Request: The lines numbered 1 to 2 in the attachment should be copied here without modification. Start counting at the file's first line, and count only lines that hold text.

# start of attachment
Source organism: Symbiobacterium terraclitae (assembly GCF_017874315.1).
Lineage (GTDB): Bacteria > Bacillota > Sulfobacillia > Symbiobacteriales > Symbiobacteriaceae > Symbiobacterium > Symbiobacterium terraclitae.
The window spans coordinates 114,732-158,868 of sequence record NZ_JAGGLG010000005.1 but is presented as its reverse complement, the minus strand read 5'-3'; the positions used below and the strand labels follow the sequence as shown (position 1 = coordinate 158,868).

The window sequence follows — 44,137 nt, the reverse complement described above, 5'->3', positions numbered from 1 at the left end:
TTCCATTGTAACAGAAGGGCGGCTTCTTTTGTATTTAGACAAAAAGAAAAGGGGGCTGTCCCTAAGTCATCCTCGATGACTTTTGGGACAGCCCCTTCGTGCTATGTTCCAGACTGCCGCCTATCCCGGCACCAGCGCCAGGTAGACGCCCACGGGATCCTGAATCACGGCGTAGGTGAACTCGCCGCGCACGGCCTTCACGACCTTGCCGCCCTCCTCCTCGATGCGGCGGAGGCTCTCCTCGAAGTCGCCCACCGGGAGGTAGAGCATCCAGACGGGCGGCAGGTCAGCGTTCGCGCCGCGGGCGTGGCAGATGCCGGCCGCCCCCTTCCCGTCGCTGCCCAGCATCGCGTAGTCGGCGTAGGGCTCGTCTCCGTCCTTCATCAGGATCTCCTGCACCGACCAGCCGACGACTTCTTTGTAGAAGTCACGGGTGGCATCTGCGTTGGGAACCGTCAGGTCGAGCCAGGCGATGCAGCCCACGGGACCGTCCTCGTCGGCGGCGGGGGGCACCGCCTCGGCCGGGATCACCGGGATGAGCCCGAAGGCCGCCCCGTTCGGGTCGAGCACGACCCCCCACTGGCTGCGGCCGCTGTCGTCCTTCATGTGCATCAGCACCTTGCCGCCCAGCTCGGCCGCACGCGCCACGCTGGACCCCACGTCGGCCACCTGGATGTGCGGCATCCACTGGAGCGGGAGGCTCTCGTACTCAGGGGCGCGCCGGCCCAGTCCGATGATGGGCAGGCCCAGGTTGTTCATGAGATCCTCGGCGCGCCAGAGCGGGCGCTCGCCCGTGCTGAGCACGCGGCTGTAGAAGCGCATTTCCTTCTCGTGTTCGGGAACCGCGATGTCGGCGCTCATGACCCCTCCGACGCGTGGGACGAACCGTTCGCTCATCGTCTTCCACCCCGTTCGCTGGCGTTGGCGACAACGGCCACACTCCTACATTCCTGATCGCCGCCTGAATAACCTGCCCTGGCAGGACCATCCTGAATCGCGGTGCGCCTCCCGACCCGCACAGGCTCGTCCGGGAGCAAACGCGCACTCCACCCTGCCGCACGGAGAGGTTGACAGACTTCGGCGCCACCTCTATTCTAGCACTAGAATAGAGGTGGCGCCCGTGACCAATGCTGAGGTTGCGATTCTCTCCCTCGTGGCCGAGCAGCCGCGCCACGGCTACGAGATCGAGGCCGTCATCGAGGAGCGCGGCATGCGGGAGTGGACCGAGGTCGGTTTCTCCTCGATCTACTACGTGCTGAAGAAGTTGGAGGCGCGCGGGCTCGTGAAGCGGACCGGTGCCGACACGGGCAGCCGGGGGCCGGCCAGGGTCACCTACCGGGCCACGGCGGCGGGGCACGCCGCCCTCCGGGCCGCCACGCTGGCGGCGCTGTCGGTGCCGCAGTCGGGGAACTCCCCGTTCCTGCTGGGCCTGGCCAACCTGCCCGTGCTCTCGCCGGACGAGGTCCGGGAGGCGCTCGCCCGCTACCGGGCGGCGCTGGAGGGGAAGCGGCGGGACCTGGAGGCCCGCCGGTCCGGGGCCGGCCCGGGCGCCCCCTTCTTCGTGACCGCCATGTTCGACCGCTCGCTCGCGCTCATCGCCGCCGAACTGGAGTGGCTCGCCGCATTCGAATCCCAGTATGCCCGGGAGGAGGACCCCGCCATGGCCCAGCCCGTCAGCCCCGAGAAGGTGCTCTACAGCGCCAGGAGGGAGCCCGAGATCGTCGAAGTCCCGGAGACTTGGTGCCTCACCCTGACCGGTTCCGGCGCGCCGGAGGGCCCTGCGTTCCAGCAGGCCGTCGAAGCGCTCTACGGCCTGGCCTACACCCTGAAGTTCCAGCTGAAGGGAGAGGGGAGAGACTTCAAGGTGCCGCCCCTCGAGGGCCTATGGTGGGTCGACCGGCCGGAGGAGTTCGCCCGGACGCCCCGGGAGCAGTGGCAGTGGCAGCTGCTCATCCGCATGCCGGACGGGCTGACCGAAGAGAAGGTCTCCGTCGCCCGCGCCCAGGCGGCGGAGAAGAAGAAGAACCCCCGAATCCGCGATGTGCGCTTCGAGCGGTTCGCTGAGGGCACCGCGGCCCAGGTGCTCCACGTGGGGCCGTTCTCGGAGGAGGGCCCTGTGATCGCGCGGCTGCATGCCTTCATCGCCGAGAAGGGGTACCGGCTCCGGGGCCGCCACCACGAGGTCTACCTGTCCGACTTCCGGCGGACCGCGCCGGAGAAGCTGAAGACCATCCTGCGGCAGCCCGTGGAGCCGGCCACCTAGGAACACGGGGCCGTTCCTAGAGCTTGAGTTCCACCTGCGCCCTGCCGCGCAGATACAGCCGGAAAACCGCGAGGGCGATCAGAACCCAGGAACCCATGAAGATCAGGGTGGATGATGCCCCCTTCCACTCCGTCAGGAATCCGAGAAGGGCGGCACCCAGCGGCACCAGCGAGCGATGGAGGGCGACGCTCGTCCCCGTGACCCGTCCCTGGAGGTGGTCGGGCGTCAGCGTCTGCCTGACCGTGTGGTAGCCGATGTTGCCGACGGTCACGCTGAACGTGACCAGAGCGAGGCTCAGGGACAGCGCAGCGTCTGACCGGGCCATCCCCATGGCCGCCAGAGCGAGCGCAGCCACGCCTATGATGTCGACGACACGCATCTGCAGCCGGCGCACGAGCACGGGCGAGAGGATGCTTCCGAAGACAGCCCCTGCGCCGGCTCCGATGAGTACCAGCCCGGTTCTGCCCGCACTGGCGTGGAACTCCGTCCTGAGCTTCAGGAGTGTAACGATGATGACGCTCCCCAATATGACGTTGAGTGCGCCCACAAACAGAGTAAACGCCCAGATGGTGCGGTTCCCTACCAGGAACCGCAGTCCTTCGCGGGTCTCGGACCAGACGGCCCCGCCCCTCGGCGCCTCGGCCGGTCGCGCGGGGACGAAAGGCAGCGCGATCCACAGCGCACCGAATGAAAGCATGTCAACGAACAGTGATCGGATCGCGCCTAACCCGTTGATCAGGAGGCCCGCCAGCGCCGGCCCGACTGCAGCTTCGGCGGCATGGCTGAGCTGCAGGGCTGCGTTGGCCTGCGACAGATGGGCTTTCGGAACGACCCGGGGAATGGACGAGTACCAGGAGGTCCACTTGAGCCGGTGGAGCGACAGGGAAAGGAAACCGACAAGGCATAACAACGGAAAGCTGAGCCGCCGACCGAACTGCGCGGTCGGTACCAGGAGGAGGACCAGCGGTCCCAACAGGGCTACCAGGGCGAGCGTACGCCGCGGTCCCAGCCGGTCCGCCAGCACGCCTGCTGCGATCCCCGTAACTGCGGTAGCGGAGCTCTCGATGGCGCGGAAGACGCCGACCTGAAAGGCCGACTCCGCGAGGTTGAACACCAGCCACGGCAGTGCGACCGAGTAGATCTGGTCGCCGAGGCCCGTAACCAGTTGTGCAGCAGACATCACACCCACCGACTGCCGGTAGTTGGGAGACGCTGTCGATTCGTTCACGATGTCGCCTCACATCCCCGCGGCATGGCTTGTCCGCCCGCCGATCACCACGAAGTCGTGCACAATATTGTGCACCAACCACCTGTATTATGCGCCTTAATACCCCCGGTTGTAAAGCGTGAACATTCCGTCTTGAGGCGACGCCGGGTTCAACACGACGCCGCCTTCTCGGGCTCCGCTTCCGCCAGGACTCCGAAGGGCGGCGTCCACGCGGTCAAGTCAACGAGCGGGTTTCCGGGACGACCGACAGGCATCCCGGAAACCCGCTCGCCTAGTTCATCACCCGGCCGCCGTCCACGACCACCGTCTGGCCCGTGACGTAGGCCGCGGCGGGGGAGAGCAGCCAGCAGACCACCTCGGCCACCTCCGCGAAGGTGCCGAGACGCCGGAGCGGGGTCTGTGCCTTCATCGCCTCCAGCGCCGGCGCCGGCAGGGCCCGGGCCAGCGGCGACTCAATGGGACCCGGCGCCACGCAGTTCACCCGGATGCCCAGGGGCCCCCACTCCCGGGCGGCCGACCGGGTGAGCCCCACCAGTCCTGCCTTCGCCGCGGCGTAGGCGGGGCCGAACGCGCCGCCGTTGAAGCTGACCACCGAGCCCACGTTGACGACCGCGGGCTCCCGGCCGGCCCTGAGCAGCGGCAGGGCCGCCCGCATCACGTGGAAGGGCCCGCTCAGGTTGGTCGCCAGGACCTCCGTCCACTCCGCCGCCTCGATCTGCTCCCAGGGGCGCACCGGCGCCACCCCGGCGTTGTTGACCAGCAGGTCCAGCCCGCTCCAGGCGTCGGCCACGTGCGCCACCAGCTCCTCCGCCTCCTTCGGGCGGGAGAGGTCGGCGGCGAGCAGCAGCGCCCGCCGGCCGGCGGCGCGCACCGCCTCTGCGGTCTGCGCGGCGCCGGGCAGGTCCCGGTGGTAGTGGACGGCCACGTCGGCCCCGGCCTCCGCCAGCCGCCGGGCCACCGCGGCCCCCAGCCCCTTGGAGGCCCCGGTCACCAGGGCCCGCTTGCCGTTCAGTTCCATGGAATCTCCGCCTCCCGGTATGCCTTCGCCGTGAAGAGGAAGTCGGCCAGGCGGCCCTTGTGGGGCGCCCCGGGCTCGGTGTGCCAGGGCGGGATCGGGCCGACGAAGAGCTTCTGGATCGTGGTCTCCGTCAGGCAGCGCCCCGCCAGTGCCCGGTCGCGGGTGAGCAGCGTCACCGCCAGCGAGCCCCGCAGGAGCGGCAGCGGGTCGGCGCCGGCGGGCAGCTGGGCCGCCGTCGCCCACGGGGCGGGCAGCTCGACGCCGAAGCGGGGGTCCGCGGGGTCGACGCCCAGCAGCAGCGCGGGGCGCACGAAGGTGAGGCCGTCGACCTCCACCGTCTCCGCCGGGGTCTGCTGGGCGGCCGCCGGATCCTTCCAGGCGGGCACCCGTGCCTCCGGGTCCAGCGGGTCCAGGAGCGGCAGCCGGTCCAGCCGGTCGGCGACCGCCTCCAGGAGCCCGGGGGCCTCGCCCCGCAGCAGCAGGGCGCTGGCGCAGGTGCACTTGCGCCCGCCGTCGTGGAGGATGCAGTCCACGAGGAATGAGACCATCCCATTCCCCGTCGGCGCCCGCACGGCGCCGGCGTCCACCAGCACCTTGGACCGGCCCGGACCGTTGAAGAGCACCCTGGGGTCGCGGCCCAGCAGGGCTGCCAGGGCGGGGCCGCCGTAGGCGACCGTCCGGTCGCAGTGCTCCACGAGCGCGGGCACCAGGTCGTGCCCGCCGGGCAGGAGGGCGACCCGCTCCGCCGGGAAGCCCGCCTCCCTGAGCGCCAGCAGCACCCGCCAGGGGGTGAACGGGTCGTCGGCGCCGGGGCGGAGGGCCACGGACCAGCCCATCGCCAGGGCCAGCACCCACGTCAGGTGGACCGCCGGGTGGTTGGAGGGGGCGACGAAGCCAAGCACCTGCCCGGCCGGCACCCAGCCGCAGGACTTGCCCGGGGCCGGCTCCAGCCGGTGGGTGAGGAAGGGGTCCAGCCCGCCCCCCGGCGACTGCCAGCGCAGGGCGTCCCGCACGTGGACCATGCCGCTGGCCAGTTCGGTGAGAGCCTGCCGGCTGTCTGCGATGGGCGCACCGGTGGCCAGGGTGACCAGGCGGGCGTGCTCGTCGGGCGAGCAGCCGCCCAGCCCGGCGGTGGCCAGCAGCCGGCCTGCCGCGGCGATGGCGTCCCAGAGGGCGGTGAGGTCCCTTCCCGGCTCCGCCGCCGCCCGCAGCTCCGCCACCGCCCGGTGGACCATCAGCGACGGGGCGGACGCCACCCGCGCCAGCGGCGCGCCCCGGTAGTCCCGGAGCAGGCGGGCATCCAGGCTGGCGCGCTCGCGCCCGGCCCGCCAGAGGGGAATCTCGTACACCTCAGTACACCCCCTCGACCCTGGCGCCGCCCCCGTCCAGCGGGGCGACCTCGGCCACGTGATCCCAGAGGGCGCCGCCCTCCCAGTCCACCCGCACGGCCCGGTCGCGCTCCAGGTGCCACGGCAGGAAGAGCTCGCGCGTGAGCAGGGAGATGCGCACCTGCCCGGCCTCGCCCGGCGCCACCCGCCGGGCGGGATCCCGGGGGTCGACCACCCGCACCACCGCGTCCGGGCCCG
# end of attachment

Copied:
Source organism: Symbiobacterium terraclitae (assembly GCF_017874315.1).
Lineage (GTDB): Bacteria > Bacillota > Sulfobacillia > Symbiobacteriales > Symbiobacteriaceae > Symbiobacterium > Symbiobacterium terraclitae.